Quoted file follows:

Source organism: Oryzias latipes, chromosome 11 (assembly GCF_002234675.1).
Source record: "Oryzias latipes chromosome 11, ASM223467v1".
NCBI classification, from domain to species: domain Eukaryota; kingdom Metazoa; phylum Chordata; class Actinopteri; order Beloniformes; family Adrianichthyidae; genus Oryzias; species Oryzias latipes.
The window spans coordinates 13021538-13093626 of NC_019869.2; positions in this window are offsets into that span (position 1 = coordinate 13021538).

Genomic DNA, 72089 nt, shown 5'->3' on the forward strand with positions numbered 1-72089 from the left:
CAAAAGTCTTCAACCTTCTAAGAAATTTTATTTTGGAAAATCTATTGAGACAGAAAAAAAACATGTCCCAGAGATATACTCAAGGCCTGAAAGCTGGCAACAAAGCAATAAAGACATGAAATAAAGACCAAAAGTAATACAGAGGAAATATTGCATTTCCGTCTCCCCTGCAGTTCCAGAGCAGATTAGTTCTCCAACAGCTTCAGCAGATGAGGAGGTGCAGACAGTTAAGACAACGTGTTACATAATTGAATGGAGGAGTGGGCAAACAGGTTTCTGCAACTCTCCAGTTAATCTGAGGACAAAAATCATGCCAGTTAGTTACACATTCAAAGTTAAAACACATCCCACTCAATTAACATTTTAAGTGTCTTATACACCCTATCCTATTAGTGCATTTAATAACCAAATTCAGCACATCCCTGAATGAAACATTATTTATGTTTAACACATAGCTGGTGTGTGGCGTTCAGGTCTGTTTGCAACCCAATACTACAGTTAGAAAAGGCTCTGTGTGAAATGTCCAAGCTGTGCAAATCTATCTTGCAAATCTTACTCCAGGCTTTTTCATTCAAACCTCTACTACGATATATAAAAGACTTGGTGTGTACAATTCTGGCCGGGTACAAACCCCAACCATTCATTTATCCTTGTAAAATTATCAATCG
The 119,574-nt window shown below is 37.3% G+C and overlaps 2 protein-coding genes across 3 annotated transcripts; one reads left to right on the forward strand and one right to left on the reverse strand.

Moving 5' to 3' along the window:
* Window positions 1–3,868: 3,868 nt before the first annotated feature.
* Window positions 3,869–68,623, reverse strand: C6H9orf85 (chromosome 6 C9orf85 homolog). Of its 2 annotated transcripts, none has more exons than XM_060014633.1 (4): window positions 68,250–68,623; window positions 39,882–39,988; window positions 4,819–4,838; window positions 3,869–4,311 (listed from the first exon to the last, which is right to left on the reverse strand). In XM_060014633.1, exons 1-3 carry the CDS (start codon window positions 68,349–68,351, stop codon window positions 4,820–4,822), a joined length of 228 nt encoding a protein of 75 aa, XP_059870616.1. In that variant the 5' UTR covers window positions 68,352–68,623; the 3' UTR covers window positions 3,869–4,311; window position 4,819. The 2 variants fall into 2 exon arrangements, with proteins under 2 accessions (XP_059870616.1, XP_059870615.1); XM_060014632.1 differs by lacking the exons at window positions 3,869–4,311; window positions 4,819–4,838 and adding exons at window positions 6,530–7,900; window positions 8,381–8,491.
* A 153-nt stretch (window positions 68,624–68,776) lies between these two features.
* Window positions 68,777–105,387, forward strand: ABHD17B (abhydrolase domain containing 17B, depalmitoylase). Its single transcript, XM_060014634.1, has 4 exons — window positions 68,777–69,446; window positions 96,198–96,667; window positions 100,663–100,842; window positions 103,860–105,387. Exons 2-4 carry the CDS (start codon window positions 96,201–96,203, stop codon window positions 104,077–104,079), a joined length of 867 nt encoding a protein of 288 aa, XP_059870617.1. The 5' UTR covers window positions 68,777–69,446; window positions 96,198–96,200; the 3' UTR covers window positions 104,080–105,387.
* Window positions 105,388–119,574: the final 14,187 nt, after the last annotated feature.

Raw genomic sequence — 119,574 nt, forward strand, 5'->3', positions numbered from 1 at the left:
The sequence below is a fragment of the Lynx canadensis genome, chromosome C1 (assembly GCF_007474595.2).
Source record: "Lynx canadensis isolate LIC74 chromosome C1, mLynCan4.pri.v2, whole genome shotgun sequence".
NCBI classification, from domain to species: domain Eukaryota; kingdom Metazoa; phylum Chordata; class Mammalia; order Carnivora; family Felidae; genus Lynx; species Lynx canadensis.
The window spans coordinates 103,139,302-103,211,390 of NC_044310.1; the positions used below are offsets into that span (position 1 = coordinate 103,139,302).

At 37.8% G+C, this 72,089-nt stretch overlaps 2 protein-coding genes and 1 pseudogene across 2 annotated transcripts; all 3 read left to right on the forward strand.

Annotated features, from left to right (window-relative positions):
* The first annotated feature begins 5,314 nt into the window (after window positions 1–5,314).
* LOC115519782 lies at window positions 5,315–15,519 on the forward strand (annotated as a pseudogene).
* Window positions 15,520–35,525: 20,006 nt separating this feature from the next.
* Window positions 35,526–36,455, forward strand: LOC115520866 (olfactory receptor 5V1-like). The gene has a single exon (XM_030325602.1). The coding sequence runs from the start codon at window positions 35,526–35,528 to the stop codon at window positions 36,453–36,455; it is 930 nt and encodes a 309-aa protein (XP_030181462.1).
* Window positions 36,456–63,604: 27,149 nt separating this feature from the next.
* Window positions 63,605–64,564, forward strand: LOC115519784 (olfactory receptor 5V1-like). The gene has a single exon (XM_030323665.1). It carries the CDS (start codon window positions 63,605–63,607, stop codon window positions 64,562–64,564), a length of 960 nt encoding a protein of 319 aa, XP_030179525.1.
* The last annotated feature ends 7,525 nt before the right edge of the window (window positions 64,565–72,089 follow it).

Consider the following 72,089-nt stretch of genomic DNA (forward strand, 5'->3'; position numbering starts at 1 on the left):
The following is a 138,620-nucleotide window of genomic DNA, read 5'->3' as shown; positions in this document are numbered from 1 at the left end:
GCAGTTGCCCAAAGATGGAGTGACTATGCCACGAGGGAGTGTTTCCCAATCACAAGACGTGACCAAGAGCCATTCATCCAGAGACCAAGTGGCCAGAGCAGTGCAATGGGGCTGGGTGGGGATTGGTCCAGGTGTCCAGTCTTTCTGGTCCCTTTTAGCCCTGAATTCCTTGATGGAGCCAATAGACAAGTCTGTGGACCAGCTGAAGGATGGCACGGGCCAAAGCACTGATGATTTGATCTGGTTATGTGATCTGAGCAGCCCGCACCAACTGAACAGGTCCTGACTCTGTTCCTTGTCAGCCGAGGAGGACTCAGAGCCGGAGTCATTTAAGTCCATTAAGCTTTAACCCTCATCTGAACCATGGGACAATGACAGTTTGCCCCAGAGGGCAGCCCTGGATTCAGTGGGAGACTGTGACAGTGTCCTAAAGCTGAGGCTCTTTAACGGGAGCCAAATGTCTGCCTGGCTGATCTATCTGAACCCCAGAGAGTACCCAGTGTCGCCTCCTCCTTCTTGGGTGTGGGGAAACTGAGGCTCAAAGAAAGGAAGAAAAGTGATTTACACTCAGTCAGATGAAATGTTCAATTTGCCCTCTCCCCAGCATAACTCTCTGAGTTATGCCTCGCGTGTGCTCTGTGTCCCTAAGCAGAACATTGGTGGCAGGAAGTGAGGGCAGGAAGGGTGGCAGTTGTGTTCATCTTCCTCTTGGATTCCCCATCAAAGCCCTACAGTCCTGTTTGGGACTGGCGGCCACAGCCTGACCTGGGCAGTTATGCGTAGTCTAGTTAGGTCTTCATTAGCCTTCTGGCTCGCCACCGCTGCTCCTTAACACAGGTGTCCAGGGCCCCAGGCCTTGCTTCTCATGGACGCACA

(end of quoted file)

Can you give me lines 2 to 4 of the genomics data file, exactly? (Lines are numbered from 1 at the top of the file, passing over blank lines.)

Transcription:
Source record: "Oryzias latipes chromosome 11, ASM223467v1".
NCBI classification, from domain to species: domain Eukaryota; kingdom Metazoa; phylum Chordata; class Actinopteri; order Beloniformes; family Adrianichthyidae; genus Oryzias; species Oryzias latipes.
The window spans coordinates 13021538-13093626 of NC_019869.2; positions in this window are offsets into that span (position 1 = coordinate 13021538).